Trumponomics: Why African Countries Need To Trade More Among Themselves
The economic slowdown in Africa was not uniform in 2016.
Although oil and mining economies were hurt by the commodity slowdown, much of East Africa as well as oil-importing Francophone economies such as Côte d’Ivoire and Senegal managed robust growth rates above 6 percent.
Hopes for faster growth rest on prospects in the region’s two largest economies.
Uncertainty surrounds the economic impact of a Donald Trump presidency. Africa is unlikely to be the direct target of Trump-induced trade protectionism, but trade tensions could weaken confidence in emerging market prospects. Sub-Saharan African economies are likely to be affected.
From African Arguments. Story by Razia Khan, regional head of economics for Africa at Standard Chartered Bank.
In South Africa, recovery after a severe drought in 2016 and improved electricity generation should provide a modest lift. But private sector confidence remains weak, and rising debt levels mean that South Africa remains at risk of losing its investment grade credit rating. With little room to scale up public investment, a tepid recovery is likely, at best. Faster growth will be needed to contain rising public debt. South Africa faces its next round of rating reviews in June, but it will be difficult to achieve anything meaningful by then.
In Nigeria, following a probable contraction of GDP in 2016, it will not take much to drive growth to positive levels in 2017. But higher oil prices alone – we forecast an average of $66 per barrel in 2017 – are no panacea. Oil output and Nigeria’s ability to curb militancy in the Niger Delta will also matter.
Even more important are prospects in the non-oil economy, which makes up 92 percent of Nigeria’s GDP. Activity in the non-oil sector has been sluggish, hampered by poor policy choices, in particular a poorly functioning foreign exchange market. Despite several flawed attempts at currency flexibility, Nigeria has never fully embraced a liberalized foreign exchange regime. The authorities are uncomfortable with allowing demand and supply to determine the value of the Nigerian naira. Because Nigeria has low levels of accumulated oil savings and its foreign exchange reserves have come under pressure, it has had to resort to curbing import demand in order to maintain a steady foreign exchange rate. However, squeezing import demand has meant maintaining a severe squeeze on the real economy. Growth prospects will depend on how quickly unsustainable foreign exchange bottlenecks are resolved.
2017 is likely to bring a cyclical recovery to sub-Saharan African economies. But this will not mean a restoration of previously robust growth rates.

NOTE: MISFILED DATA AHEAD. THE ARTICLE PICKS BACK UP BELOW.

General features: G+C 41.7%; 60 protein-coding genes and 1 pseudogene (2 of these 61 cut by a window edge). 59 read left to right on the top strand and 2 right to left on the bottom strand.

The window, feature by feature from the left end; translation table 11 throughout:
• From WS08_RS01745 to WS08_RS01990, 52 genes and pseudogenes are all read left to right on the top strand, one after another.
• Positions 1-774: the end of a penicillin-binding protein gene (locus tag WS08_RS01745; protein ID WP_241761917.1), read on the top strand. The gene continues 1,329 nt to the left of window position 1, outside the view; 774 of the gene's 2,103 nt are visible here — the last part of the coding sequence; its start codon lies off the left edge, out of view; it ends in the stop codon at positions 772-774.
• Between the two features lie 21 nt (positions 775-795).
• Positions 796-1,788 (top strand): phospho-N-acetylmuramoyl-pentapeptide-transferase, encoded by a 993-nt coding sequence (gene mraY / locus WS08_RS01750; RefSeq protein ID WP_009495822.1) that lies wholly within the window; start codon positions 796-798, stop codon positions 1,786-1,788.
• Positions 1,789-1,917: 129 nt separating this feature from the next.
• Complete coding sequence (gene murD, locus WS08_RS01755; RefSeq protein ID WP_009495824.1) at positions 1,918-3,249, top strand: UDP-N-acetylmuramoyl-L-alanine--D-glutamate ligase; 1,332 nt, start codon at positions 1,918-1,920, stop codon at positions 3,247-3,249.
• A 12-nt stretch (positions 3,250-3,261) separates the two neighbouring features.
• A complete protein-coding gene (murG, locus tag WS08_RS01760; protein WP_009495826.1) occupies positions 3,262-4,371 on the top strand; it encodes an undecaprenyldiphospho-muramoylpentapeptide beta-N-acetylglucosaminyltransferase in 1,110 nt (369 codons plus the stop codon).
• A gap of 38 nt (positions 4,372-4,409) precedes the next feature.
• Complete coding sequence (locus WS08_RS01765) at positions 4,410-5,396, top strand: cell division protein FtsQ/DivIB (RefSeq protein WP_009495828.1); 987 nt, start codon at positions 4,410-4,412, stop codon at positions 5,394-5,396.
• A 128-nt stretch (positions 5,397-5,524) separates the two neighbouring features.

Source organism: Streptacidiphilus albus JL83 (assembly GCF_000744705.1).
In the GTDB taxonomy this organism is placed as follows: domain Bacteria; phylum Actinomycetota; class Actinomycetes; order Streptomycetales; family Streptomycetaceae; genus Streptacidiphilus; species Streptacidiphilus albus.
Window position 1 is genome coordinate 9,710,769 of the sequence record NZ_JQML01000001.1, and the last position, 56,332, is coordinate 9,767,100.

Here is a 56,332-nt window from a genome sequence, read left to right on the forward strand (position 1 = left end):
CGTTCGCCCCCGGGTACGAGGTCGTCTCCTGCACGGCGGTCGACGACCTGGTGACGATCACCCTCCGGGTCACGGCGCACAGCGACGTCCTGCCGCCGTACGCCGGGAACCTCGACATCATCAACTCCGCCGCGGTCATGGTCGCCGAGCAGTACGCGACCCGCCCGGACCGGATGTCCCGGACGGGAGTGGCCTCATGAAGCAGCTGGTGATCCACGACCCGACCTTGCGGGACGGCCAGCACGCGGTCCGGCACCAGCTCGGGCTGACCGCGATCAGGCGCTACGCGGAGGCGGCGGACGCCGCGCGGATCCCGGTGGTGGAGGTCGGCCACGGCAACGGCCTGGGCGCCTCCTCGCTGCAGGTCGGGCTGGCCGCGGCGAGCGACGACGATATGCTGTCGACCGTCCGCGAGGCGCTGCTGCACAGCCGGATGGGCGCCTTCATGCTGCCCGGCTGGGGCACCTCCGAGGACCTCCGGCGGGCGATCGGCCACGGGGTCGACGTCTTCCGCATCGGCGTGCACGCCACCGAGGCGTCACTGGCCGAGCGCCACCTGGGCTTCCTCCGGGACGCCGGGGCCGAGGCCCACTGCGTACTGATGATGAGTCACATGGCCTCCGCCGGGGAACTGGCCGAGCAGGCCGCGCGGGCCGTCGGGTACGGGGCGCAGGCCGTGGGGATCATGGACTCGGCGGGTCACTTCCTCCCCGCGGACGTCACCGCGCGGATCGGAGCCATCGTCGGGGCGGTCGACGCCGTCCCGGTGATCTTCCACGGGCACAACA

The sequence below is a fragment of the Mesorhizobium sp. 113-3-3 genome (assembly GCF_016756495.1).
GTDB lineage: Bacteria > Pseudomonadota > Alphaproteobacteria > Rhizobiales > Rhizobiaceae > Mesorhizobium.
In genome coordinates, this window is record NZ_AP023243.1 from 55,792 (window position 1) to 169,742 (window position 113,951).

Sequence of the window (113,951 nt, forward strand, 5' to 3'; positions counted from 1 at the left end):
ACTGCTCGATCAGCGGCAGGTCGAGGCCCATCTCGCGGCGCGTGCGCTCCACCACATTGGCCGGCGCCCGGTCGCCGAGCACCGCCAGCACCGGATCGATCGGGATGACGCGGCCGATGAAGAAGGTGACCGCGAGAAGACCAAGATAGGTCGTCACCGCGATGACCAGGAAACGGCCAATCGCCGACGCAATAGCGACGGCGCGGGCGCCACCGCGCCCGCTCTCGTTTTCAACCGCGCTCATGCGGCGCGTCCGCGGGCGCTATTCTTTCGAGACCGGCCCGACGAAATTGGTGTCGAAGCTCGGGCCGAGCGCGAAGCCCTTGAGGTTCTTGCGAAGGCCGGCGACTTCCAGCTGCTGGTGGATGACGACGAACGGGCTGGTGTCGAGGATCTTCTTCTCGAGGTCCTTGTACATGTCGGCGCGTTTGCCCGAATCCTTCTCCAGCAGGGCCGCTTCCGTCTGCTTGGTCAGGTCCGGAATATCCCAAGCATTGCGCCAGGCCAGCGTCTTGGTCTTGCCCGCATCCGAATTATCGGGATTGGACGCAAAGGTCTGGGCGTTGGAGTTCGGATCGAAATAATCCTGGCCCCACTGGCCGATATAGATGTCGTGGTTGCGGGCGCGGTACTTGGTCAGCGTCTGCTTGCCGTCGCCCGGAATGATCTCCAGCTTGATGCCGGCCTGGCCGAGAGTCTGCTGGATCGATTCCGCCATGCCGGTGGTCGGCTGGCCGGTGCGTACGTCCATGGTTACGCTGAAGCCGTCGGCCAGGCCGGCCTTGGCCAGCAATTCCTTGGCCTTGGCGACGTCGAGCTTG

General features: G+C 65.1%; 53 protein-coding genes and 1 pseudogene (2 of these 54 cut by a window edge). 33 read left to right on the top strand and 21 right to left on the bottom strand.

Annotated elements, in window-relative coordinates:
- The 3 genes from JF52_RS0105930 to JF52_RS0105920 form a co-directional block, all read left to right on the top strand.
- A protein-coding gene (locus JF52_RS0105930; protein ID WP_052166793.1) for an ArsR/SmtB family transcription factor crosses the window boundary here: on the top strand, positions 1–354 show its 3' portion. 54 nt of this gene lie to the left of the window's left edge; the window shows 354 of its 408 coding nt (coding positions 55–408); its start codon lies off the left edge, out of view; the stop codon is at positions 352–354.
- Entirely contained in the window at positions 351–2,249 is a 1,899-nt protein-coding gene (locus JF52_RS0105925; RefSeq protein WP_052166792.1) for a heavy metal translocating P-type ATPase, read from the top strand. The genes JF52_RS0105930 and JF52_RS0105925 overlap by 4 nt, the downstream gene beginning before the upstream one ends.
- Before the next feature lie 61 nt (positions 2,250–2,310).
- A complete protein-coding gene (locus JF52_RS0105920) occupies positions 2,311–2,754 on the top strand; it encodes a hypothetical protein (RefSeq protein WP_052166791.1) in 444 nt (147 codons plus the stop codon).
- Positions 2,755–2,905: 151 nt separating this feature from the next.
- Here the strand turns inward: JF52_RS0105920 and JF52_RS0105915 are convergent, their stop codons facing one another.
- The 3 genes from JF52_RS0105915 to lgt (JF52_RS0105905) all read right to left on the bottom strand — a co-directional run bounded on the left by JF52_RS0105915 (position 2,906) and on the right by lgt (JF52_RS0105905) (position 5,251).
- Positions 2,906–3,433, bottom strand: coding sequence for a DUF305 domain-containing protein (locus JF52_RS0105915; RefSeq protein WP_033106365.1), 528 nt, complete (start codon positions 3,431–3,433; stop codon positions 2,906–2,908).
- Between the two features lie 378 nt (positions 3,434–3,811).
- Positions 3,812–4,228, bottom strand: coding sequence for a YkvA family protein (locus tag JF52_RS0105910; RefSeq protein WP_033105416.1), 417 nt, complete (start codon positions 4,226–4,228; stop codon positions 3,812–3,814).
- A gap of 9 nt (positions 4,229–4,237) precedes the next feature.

Much uncertainty surrounds the likely economic impact of a Donald Trump presidency in the U.S. In recent weeks, global equity and commodity markets have rallied in anticipation of more expansionary fiscal policy and the possibility of faster U.S. economic growth. The U.S. dollar has strengthened against other currencies, especially those of emerging markets which are seen as especially vulnerable to a potential trade war.
Many worry about how the U.S. will afford more infrastructure spending; bond markets have sold off (with prices falling and bond yields rising), reflecting the concern that larger fiscal deficits may be needed to enable any spending stimulus. Each of these factors will have implications for sub-Saharan African economies in 2017. Africa is unlikely to be the direct target of any Trump-induced trade protectionism. But if trade tensions escalate, potentially weakening confidence in emerging market prospects, sub-Saharan African economies are likely to be affected. Over the last two decades, Africa’s trade with emerging markets has grown rapidly, at the expense of its trade with more developed partners. A slowdown in global trade would be a negative for trade-dependent emerging markets and could hurt their demand for Africa’s export commodities.
To counter this, African economies will have to redouble efforts to boost intraregional trade. While unlikely to compensate for a global trade slowdown, this might mitigate some of its more negative effects. Plans for an African Tripartite Free-Trade Area (TFTA) − encompassing 26 economies from the Common Market for Eastern and Southern Africa (COMESA), East African Community (EAC) and Southern African Development Community (SADC) − should get underway in 2017. The challenge will be how to make the new trade partnership meaningful. Poor infrastructure links and weak trade complementarities hampered earlier trade initiatives. However, faced with the threat of new disruptions to existing trade patterns and supply-chain integration, it is even more important that African economies start trading more among themselves.
Read more at African Arguments.
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